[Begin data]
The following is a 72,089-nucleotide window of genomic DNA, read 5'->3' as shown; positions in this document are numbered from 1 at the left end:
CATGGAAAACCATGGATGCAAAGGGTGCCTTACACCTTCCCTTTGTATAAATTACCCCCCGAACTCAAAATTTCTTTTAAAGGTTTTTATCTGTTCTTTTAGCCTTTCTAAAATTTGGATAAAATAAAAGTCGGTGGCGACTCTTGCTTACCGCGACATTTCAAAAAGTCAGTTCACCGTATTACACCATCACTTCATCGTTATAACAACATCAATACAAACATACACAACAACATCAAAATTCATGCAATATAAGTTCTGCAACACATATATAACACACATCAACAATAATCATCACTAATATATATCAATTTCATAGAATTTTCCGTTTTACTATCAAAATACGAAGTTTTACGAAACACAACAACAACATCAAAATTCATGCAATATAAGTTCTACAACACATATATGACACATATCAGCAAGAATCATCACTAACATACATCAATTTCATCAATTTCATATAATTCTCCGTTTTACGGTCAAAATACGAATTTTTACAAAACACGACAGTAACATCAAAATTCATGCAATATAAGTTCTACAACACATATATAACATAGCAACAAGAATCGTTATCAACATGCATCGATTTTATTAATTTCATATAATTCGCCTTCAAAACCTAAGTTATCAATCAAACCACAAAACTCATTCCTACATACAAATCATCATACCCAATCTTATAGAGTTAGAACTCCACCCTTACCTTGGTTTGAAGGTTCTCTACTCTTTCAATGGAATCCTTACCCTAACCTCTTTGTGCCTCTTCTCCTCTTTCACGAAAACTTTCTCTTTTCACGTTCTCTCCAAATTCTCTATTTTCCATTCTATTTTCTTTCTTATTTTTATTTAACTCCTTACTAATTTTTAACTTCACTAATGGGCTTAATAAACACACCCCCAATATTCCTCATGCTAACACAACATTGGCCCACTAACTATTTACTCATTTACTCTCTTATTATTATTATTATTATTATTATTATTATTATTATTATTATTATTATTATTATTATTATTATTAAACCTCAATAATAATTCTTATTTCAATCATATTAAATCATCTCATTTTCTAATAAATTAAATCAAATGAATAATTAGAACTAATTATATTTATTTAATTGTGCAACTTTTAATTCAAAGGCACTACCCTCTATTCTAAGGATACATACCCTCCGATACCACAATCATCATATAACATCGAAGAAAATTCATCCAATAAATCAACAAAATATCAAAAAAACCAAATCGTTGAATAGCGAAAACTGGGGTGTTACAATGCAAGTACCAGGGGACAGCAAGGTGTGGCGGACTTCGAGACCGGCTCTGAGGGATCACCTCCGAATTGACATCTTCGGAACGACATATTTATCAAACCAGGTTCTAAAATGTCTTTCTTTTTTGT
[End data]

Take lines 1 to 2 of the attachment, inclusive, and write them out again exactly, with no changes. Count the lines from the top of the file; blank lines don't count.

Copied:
The following is a 72,089-nucleotide window of genomic DNA, read 5'->3' as shown; positions in this document are numbered from 1 at the left end:
CATGGAAAACCATGGATGCAAAGGGTGCCTTACACCTTCCCTTTGTATAAATTACCCCCCGAACTCAAAATTTCTTTTAAAGGTTTTTATCTGTTCTTTTAGCCTTTCTAAAATTTGGATAAAATAAAAGTCGGTGGCGACTCTTGCTTACCGCGACATTTCAAAAAGTCAGTTCACCGTATTACACCATCACTTCATCGTTATAACAACATCAATACAAACATACACAACAACATCAAAATTCATGCAATATAAGTTCTGCAACACATATATAACACACATCAACAATAATCATCACTAATATATATCAATTTCATAGAATTTTCCGTTTTACTATCAAAATACGAAGTTTTACGAAACACAACAACAACATCAAAATTCATGCAATATAAGTTCTACAACACATATATGACACATATCAGCAAGAATCATCACTAACATACATCAATTTCATCAATTTCATATAATTCTCCGTTTTACGGTCAAAATACGAATTTTTACAAAACACGACAGTAACATCAAAATTCATGCAATATAAGTTCTACAACACATATATAACATAGCAACAAGAATCGTTATCAACATGCATCGATTTTATTAATTTCATATAATTCGCCTTCAAAACCTAAGTTATCAATCAAACCACAAAACTCATTCCTACATACAAATCATCATACCCAATCTTATAGAGTTAGAACTCCACCCTTACCTTGGTTTGAAGGTTCTCTACTCTTTCAATGGAATCCTTACCCTAACCTCTTTGTGCCTCTTCTCCTCTTTCACGAAAACTTTCTCTTTTCACGTTCTCTCCAAATTCTCTATTTTCCATTCTATTTTCTTTCTTATTTTTATTTAACTCCTTACTAATTTTTAACTTCACTAATGGGCTTAATAAACACACCCCCAATATTCCTCATGCTAACACAACATTGGCCCACTAACTATTTACTCATTTACTCTCTTATTATTATTATTATTATTATTATTATTATTATTATTATTATTATTATTATTATTATTATTATTAAACCTCAATAATAATTCTTATTTCAATCATATTAAATCATCTCATTTTCTAATAAATTAAATCAAATGAATAATTAGAACTAATTATATTTATTTAATTGTGCAACTTTTAATTCAAAGGCACTACCCTCTATTCTAAGGATACATACCCTCCGATACCACAATCATCATATAACATCGAAGAAAATTCATCCAATAAATCAACAAAATATCAAAAAAACCAAATCGTTGAATAGCGAAAACTGGGGTGTTACAATGCAAGTACCAGGGGACAGCAAGGTGTGGCGGACTTCGAGACCGGCTCTGAGGGATCACCTCCGAATTGACATCTTCGGAACGACATATTTATCAAACCAGGTTCTAAAATGTCTTTCTTTTTTGT